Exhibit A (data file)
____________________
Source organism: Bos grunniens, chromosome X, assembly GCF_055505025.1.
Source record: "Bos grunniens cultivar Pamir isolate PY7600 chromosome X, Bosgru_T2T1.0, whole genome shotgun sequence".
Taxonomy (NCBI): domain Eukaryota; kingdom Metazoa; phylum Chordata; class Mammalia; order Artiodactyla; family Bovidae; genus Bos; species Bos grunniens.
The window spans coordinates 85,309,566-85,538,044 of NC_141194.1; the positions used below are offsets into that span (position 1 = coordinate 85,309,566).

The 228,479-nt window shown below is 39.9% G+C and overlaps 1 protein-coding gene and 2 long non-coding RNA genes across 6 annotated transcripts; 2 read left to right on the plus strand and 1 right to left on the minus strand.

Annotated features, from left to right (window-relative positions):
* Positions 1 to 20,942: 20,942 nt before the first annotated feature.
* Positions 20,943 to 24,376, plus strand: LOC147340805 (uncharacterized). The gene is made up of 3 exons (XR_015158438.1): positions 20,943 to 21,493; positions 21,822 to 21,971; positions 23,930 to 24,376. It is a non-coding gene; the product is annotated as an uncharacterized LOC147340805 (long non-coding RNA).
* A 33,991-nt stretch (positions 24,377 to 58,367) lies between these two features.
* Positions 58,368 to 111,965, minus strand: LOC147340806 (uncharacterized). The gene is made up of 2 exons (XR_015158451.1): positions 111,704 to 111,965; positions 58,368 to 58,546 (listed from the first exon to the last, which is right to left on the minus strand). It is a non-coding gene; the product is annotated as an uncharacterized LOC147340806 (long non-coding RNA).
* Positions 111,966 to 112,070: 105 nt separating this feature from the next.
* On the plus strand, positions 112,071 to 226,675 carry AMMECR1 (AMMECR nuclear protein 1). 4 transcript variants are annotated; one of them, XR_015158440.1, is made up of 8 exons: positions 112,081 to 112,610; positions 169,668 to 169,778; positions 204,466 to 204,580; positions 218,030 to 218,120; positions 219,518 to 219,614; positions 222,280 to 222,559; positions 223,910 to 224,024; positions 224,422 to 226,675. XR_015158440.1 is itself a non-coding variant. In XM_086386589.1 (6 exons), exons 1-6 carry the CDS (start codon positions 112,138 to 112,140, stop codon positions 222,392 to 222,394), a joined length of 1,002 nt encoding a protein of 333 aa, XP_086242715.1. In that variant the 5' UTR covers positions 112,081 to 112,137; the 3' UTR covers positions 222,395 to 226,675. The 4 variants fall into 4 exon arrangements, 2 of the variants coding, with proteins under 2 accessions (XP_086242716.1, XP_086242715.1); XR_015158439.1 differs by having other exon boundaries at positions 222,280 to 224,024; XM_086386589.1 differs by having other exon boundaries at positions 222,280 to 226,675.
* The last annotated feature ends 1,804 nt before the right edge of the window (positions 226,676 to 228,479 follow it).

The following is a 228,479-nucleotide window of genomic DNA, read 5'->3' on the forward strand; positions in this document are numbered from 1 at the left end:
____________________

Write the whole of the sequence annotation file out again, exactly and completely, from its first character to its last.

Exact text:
Source organism: Bos grunniens, chromosome X, assembly GCF_055505025.1.
Source record: "Bos grunniens cultivar Pamir isolate PY7600 chromosome X, Bosgru_T2T1.0, whole genome shotgun sequence".
Taxonomy (NCBI): domain Eukaryota; kingdom Metazoa; phylum Chordata; class Mammalia; order Artiodactyla; family Bovidae; genus Bos; species Bos grunniens.
The window spans coordinates 85,309,566-85,538,044 of NC_141194.1; the positions used below are offsets into that span (position 1 = coordinate 85,309,566).

The 228,479-nt window shown below is 39.9% G+C and overlaps 1 protein-coding gene and 2 long non-coding RNA genes across 6 annotated transcripts; 2 read left to right on the plus strand and 1 right to left on the minus strand.

Annotated features, from left to right (window-relative positions):
* Positions 1 to 20,942: 20,942 nt before the first annotated feature.
* Positions 20,943 to 24,376, plus strand: LOC147340805 (uncharacterized). The gene is made up of 3 exons (XR_015158438.1): positions 20,943 to 21,493; positions 21,822 to 21,971; positions 23,930 to 24,376. It is a non-coding gene; the product is annotated as an uncharacterized LOC147340805 (long non-coding RNA).
* A 33,991-nt stretch (positions 24,377 to 58,367) lies between these two features.
* Positions 58,368 to 111,965, minus strand: LOC147340806 (uncharacterized). The gene is made up of 2 exons (XR_015158451.1): positions 111,704 to 111,965; positions 58,368 to 58,546 (listed from the first exon to the last, which is right to left on the minus strand). It is a non-coding gene; the product is annotated as an uncharacterized LOC147340806 (long non-coding RNA).
* Positions 111,966 to 112,070: 105 nt separating this feature from the next.
* On the plus strand, positions 112,071 to 226,675 carry AMMECR1 (AMMECR nuclear protein 1). 4 transcript variants are annotated; one of them, XR_015158440.1, is made up of 8 exons: positions 112,081 to 112,610; positions 169,668 to 169,778; positions 204,466 to 204,580; positions 218,030 to 218,120; positions 219,518 to 219,614; positions 222,280 to 222,559; positions 223,910 to 224,024; positions 224,422 to 226,675. XR_015158440.1 is itself a non-coding variant. In XM_086386589.1 (6 exons), exons 1-6 carry the CDS (start codon positions 112,138 to 112,140, stop codon positions 222,392 to 222,394), a joined length of 1,002 nt encoding a protein of 333 aa, XP_086242715.1. In that variant the 5' UTR covers positions 112,081 to 112,137; the 3' UTR covers positions 222,395 to 226,675. The 4 variants fall into 4 exon arrangements, 2 of the variants coding, with proteins under 2 accessions (XP_086242716.1, XP_086242715.1); XR_015158439.1 differs by having other exon boundaries at positions 222,280 to 224,024; XM_086386589.1 differs by having other exon boundaries at positions 222,280 to 226,675.
* The last annotated feature ends 1,804 nt before the right edge of the window (positions 226,676 to 228,479 follow it).

The following is a 228,479-nucleotide window of genomic DNA, read 5'->3' on the forward strand; positions in this document are numbered from 1 at the left end: